Why they'll run

Katie Pratt

It was an unforgettable event for all the wrong reasons. The 117th running of the Boston Marathon was marred by terror and tragedy, shattering the idyllic backdrop of one of our city's most anticipated days and dramatically altering the lives of thousands of people who witnessed the carnage that day.

Some suffered visible injuries, some have battled through unseen anguish that lingers a year later.

Many who were touched by the bombings last April 15 found solace in running; some earned entry into this year's race by writing essays. They will line up in Hopkinton on Monday morning to take yet another step toward healing.

Here are a few of their stories:


Sabrina Dello Russo, running because her friend can't

They were intoxicated by the brilliant blue sky, by the afterglow of a spirited matinee at Fenway Park. As they leisurely strolled from Kenmore Square to the marathon finish line, the vibe of a most treasured Boston afternoon -- Patriots Day -- pulsated through the city.

Roseann Sdoia turned to her friend and declared, "Let's run next year.''

"Yes,'' Sabrina Dello Russo responded enthusiastically. "We can do this!"

They discussed it at Forum Restaurant on Boylston Street, where they tracked the progress of their friend Jen Amstead. As she drew closer to the finish, they plopped their drinks down and informed the bartender, "We'll be right back.''

The women gathered in front of Forum with additional friends. Sabrina stood behind a mailbox near the entrance, with Roseann to her right. Photographs would later show Roseann Sdoia was 10 feet from Martin Richard and his family.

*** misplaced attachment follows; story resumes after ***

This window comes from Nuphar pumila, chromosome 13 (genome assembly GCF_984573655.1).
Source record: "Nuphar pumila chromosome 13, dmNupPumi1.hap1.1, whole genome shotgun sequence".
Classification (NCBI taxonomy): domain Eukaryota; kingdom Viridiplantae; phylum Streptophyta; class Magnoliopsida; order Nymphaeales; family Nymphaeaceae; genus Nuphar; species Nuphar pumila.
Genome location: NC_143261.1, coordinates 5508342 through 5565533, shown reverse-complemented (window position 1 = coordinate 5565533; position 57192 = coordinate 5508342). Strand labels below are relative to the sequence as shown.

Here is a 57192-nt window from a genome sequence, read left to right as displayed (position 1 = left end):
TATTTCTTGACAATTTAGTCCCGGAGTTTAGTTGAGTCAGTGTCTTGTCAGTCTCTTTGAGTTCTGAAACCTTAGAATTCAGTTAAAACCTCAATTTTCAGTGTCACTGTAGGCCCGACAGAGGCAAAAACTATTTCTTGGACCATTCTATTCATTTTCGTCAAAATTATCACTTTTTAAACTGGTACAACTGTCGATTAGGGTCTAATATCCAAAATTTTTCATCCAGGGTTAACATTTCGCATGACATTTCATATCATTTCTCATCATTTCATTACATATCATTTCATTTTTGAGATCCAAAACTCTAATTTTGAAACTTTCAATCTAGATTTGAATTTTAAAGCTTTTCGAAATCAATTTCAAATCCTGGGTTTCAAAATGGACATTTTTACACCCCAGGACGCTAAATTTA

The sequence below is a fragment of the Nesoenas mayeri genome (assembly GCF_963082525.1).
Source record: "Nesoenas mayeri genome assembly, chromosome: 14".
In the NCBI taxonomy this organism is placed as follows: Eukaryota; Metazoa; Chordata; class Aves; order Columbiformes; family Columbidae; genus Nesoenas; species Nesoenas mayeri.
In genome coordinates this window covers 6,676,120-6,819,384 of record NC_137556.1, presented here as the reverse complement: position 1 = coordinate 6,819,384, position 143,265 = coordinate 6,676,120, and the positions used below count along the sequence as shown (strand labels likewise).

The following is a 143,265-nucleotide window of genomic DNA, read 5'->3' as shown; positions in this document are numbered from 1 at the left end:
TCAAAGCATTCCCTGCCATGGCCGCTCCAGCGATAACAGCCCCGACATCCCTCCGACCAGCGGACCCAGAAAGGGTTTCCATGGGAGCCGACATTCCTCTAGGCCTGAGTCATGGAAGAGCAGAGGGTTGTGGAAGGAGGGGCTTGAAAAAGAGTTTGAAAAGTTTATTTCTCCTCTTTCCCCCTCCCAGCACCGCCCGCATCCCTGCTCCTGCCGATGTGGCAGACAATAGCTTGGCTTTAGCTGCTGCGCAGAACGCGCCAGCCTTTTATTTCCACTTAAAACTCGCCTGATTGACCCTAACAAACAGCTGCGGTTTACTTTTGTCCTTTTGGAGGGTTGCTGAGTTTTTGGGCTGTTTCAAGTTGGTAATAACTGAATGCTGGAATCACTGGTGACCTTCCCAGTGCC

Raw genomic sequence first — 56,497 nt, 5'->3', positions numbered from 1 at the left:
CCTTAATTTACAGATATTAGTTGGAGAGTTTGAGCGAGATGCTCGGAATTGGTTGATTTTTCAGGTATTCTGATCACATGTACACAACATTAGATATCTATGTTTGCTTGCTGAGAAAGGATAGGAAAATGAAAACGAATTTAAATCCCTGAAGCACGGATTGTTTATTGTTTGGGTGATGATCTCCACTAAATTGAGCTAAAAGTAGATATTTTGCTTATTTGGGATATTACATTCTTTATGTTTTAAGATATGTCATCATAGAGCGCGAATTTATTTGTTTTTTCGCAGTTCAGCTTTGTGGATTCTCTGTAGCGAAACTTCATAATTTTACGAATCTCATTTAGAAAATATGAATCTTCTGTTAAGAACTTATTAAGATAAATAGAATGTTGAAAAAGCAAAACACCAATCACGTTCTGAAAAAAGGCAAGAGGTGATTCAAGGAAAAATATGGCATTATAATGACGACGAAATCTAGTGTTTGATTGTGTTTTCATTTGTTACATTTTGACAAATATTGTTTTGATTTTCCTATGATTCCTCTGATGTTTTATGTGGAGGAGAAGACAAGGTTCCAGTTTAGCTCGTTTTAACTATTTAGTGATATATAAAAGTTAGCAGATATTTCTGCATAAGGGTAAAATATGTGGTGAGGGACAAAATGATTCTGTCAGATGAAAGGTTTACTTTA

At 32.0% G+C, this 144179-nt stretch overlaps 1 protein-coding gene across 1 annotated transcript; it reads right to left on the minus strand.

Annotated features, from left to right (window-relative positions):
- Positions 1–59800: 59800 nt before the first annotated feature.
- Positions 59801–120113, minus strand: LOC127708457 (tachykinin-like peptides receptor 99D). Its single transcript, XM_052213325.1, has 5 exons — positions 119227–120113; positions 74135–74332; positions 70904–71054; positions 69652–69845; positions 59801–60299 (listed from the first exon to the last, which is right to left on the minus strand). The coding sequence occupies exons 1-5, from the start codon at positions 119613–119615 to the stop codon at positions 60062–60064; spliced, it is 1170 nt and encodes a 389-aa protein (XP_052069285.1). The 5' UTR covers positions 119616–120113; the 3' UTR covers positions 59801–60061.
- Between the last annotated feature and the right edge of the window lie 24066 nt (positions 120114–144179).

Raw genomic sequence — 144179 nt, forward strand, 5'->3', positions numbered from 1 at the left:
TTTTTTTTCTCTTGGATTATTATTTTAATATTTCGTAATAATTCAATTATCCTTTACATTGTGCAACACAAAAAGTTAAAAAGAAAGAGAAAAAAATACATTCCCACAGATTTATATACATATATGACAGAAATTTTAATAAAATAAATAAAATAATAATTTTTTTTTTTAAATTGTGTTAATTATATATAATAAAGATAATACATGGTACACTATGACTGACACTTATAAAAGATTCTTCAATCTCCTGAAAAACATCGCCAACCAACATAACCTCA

As Amstead turned left onto Boylston from Hereford Street, the first bomb exploded.

"We all kind of flinched, because we could hear it and feel it,'' Dello Russo said.

Roseann would later say she thought it was a celebratory cannon, an odd departure from the marathon tradition she knew so well.

Their friend Megan Lawrence screeched, "We've got to get out of here!" yet Sabrina remained eerily calm. "I'm not going anywhere,'' she thought. "I'm going to take Jen's picture crossing the finish line.''

Within seconds, the second bomb blew Dello Russo backwards. The force wrenched the phone from her hands and slammed her to the pavement.

As she lay on the ground, Sabrina looked to her left and saw people running, shouting, panicking.

"But when I looked to my right, I saw something different,'' Dello Russo said.

There was no movement, no sound, just bloodied bodies, some with severed limbs, lying still on the pavement.

Sabrina Dello Russo isn't sure how long it took for her to finally sit up.

"But when I did,'' she said, "my friends were gone.''

Some jumped the barrier into the street. Megan retreated to a nearby store.

Roseann was nowhere to be found.

In the frantic minutes that followed, Sabrina and Megan re-connected and called their families. They received a text informing them Roseann was seriously injured, and headed for Mass General Hospital.

Sabrina, who had shrapnel embedded in her jeans but not in her skin, was diagnosed with a concussion. She waited at Mass General Hospital for news of her friend, who was in surgery. Finally, at 8 p.m., she was told Roseann was OK.

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